But some habits don’t become automatic, they become a lifestyle.

      What I mean by that is that you won’t automatically “wake up” in the gym and wonder how you got there.

      It will just become a part of your lifestyle.

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      The difference is that you do the first one automatically, without conscious thought, while the other is a part of how you live your life.

      It’s not automatic, but it’s a decision you don’t ponder on or think about — you simply do it.

      It will become easy at a certain point, but they will never become fully automated.

      8. What Got You Here Won’t Get You There

      Marshall Goldsmith has a great book with the same title to it. The phrase means that sometimes, you will need to ditch certain habits to make room for other ones which will bring you to the next step.

      Don’t be afraid to evolve your habits when you sense that they don’t bring you where you want to go.

      When I started reading, it was about reading business and tactic books. But two years into it, I switched to philosophy books which don’t teach me anything “applicable,” but instead teach me how to think.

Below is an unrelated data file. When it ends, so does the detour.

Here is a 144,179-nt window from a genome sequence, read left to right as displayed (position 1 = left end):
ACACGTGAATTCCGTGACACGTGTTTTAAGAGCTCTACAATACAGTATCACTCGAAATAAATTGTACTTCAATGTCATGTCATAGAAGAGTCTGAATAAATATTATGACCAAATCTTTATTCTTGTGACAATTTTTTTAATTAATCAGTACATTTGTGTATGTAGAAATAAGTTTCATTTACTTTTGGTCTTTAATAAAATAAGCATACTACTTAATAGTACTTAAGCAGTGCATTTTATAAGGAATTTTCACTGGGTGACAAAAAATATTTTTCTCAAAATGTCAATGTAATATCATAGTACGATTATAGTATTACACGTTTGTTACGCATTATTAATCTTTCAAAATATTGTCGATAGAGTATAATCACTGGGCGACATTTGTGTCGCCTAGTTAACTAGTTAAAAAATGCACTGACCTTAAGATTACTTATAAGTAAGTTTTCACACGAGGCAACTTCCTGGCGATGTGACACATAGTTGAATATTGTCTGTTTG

The most important ability of the 21st century is the ability to learn, unlearn, and relearn. The strongest tree is the willow tree – not because it has the strongest root or biggest trunk, but because it is flexible enough to endure and sustain anything.

      Be like a willow, adapting to the new ways of doing things.

      9. Set a Goal and Then Forget It

      The most successful of us know what they want to achieve, but they don’t focus on it.

      Sounds paradoxical? You’re right, it does. But here is the logic behind it.

      You need to have a goal of doing something – “I want to become a healthy individual” – and then, you need to reverse engineer how to get there with your habits- “I will go to the gym four times a week.”

      But once you have your goal, you need to “forget” about it and only focus on the process. Because you are working on the process of becoming healthy and it’s always in the making. You will only be as healthy as you take care of your body.

      So you have a goal which isn’t static but keeps on moving.

      If you went to the gym 150 times year and you hit your goal, what would you do then? You would stop going to the gym.

      This is why goal-oriented people experience yo-yo effect[2] and why process-oriented people don’t.

      The difference between process-oriented and goal-oriented people is that the first focus on daily actions while others only focus on the reward at the finish line.

      Set a goal but then forget about it and reap massive awards.

      10. Punish Yourself